All toll roads lead to Williamson County
Williamson County officials stand by plan
By Kurt Johnson
Taylor Daily Press
The Trans-Texas Corridor (TTC) has been supported by the elected leaders of Williamson County, and SH 130, the new north-south toll road opening in 2007, is a major piece of that statewide project.
But all Texas counties aren't as embracing of toll roads. Thirty-two counties have passed official resolutions opposing them, and opposing the TTC.
In addition to buying and donating right-of-way for the toll roads, Williamson County also helped by steering the project past environmental hurdles, including the protection of endangered species.
Since 2003, when the push to establish SH 130 and Texas 45 began, commissioners and legislators representing Williamson County have worked hard to make the projects happen. In two years of discussions at commissioners court meetings and other forums, officials have pointed to the need for toll roads as a means of solving the area's traffic congestion problems.
“Williamson County is growing so fast it would be impossible to keep up using normal highway funding,” Pct. 4 Commissioner Frankie Limmer said. “I don't know of any other way to do it so that people can get where they need to go.”
State Rep. Mike Krusee of Round Rock and Senator Steve Ogden of Bryan both represent Williamson County in the state legislature, and both have been proponents of toll roads as a means of solving the area's transportation problems.
Limmer replaced Pct. 2 Commissioner Greg Boatright earlier this year as Williamson County's representative on the board of the Capital Area Metropolitan Planning Organization (CAMPO), and he said he feels the heat at every session of those in opposition to the toll roads.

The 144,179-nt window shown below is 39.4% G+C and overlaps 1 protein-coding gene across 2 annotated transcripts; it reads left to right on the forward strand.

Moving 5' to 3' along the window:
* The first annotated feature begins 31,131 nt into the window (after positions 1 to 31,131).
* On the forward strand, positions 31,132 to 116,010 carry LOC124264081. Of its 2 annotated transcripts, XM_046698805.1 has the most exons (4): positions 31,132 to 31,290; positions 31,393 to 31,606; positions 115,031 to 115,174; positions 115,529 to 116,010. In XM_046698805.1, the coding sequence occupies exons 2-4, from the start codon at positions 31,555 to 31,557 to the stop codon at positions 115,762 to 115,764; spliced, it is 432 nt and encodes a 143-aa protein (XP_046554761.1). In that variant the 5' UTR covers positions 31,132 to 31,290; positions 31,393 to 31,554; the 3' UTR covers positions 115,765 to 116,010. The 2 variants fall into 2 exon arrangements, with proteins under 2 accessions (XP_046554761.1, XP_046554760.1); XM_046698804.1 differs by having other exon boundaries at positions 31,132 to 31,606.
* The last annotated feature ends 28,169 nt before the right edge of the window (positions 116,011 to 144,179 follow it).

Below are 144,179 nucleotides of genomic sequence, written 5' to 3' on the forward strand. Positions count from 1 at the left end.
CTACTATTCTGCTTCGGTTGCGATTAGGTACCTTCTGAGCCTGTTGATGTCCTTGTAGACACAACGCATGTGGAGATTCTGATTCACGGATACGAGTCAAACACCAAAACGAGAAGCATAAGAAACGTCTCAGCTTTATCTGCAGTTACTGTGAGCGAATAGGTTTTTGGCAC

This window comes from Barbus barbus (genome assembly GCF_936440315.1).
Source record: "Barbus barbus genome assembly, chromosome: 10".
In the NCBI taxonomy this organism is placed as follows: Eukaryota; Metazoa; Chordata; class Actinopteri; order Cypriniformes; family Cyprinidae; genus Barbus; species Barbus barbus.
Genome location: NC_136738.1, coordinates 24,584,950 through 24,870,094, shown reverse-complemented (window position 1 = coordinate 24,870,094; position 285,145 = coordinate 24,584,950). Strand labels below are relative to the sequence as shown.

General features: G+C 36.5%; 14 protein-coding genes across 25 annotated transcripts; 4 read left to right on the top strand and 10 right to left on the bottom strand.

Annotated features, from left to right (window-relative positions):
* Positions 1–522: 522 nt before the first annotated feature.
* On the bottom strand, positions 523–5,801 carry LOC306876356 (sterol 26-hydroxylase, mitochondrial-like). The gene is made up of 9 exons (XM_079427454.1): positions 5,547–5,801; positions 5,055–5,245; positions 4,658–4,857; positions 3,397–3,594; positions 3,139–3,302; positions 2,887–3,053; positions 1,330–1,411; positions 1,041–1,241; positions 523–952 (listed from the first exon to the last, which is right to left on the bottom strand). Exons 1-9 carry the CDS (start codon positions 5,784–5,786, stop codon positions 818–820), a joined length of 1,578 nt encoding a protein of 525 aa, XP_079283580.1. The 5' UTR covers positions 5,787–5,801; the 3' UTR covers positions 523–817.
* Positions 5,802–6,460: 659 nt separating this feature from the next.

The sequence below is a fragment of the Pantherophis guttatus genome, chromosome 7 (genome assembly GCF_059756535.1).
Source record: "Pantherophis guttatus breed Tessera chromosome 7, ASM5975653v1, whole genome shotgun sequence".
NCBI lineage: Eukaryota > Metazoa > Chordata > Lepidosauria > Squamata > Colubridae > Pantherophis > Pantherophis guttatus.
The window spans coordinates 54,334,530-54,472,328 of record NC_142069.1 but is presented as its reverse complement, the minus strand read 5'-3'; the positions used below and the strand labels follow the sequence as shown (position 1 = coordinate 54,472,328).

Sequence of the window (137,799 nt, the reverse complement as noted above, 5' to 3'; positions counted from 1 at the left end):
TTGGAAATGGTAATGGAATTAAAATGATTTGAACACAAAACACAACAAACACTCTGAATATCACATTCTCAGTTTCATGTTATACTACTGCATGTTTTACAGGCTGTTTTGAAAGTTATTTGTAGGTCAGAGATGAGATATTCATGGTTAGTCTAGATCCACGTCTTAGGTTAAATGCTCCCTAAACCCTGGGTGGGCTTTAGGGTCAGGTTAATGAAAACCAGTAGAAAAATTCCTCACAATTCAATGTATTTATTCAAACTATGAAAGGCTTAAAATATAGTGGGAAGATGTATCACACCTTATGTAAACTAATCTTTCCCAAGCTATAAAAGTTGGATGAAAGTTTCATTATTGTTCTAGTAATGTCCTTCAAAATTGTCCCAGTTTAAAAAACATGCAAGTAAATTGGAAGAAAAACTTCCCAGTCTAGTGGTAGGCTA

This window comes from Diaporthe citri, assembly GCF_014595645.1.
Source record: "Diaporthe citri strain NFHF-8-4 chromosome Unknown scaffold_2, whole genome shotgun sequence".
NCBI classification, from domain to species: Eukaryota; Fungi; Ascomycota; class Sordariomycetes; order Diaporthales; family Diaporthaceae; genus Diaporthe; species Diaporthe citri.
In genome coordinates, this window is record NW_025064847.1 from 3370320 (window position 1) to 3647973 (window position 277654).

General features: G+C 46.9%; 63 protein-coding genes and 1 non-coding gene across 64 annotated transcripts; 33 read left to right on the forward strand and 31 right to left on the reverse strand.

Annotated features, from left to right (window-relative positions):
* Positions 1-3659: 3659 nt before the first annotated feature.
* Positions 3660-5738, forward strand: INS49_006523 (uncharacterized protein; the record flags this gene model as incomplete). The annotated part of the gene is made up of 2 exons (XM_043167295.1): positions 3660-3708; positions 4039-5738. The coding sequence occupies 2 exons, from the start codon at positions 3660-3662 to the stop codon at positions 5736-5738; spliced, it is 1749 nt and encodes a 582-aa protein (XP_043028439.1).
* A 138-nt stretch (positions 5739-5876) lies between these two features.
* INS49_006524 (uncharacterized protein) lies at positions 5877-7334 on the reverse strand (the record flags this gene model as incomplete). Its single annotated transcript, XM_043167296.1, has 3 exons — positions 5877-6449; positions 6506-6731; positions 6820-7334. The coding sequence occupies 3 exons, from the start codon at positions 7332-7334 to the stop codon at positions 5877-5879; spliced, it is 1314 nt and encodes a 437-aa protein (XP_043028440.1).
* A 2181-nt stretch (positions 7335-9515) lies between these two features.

“They're very critical,” Limmer said. “Trying to solve transportation problems is very difficult in the face of that.”
Resolutions passed by commissioners in the 32 counties opposing the TTC don't see it that way. Most of those counties are in rural areas and might be traversed by a transportation corridor up to a quarter-mile wide. The resolution passed by Fayette County is representative of the language the counties use in stating their opposition.
The Fayette County resolution says that the TTC:
“Would negatively affect rural Texas, splitting farms and ranches, uprooting wildlife, and have a negative impact on the local economy;
“Would place concentrated resource conveyances in a corridor that would allow terrorists to attack such resources;
“Is an outmoded technology, and that other technologies should be used that utilize existing rights-of-way;
“Would cost at least $184 billion if completely built out by the state.”
Limmer said in both county commissioner and CAMPO meetings that he understands the opposition to toll roads and the TTC.
“In a perfect world, we wouldn't want to do it,” Limmer said, “but in Williamson County, we desperately need the highways.”
The money side of toll roads also has drawn pointed arguments.
Limmer said it obviously takes money to build the roads. He also points out that the tolls that are collected will allow additional roadways to be built as they are needed in addition to providing maintenance dollars.
However, Williamson County stands to gain substantially from at least one aspect of toll roads - the fines collected from motorists who speed or who don't pay their tolls.
By Limmer's own estimate, the Pct. 4 justice of the peace will net more than $1 million per year from fines, and that's after expenses are paid for building and operating a new county annex in Hutto. Other county precincts will also collect revenues from the fines.
The 32 counties that have passed anti-TTC resolutions are:
Bastrop, Blanco, Bosque, Brewster, Colorado, Concho, Edwards, Falls, Fayette, Gillespie, Gonzales, Grimes, Guadalupe, Hill, Kendall, Kerr, Kimble, LaSalle, Lee, Limestone, Live Oak, McCulloch, McLennan, McMullen, Mason, Menard, Milam, Navarro, Raines, Real, Waller and Wharton.
Copyright © 2005 Taylor Daily Press: